Question of priorities

March 5, 2009 2:04:47 PM PST
One of the best parts of my job is talking to non-profit groups. My producers would say it's the allure of having a microphone and no time constraints. And I suppose there's some truth to that.

But the ability to help an organization and a cause is beyond fulfilling.

Today, I talked to the Long Island Alzheimer's Association. I have a personal tie to the disease: My father died of complications from a strain of the disease. And it quickly becomes clear - everyone there has a backstory. Some of them remarkable.

There's the woman who quickly started crying as she talked about her father who died from Alzheimer's last year.

Another woman, whose mom died but who for years got dressed up for dinner and sat watching our 6 p.m. newscast because she was convinced we were at her dining table with her.

That one got me.

And then there's the long-term care facility in Amityville where, in less than a month, 54 Alzheimer's patients will be tossed out because the home has lost its funding. It's $100,000 short, and just doesn't have the money.

Alzheimer's is a weapon of mass destruction that we don't have to search for. It's everywhere. If you believe the experts, there will be 16 million Americans with the disease by 2050. Maybe they're off by a million, or three.

But it hardly matters. The hard truth is we spend precious little money trying to find a cure for Alzheimer's - or the cause.

Research last year totaled about $600 million.

By contrast - this week alone we forked over $30 billion to the horribly run giant worldwide insurance company AIG. The total in bailouts to this company is $180 billion. If my math is right, it would take 300 years of Alzheimer's research to reach that sum of bailout money.

Something's wrong with our priorities. At least it seems that way to me.

And how about that Citigroup - my bank, my mortgage holder, to offer full disclosure. We taxpayers have pumped in $45 billion to that once high-flying banking corporation. Today, Citigroup stock fell below $1 a share - or less than the ATM fees it charges. The current market value of the company: $5.5 billion.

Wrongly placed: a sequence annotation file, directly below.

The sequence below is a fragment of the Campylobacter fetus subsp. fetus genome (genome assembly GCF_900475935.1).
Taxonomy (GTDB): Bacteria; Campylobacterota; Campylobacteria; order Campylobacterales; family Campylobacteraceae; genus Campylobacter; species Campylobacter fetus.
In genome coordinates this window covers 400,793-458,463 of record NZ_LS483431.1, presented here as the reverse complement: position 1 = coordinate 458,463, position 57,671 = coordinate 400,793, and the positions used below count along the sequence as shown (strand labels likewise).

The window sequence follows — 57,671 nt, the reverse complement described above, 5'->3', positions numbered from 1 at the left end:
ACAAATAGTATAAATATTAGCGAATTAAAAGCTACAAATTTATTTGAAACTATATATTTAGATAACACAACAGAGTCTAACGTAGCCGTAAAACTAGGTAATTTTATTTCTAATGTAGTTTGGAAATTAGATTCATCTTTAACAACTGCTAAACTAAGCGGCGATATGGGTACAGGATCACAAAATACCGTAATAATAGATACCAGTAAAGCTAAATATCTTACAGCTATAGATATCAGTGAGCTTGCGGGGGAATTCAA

Let me repeat: We've given Citigroup $45 billion, and it's worth only $5.5 in stock market value.

And then there's General Motors, which has received more than $13 billion in federal "loans" -- said in its annual report that auditors have raised "substantial doubt" about GM's ability to continue operations.

GM was once the biggest corporation in the world. What's good for GM is good for the nation - that was the slogan when I was growing up.

Now we can say, bite your tongue. Oh, and maybe write off those "loans" we taxpayers just forked over.

But don't worry about GM's C.E.O., he's ok. His pay package last year was nearly $15 million, although most of it was pegged to the company's stock, which means it's not worth much. But, really, a $15 million compensation package for a guy who leads a company that has piled up $82 billion in losses during the last three years? Hello?

We talk about the cost of these giant companies failing. What about the cost of keeping them propped up?

And what if we used some of that money instead to fight Alzheimer's? Or find a cure? Or a treatment?

I'm just sayin'.

We'll have the latest on the fiasco we now call the U.S. economy - and the stock market's several-hundred-point drop to its lowest level since April, 1997, tonight at 11.

Also at 11, an absolutely terrifying story by our investigative reporter Sarah Wallace, about a man in a rental building in the Bronx who is, according to tenants, terrorizing residents. The scared senior citizens came to Sarah, looking for help. Her story is remarkable.

We'll also have any breaking news of the night, plus Lee Goldberg's AccuWeather forecast, and the night's sports, including the latest on Alex Rodriguez. Will he or won't he need hip surgery for that mysterious cyst? His brother says yes, the Yankees say not-so-fast. I hope you can join Liz Cho and me, tonight at 11.

BILL RITTER


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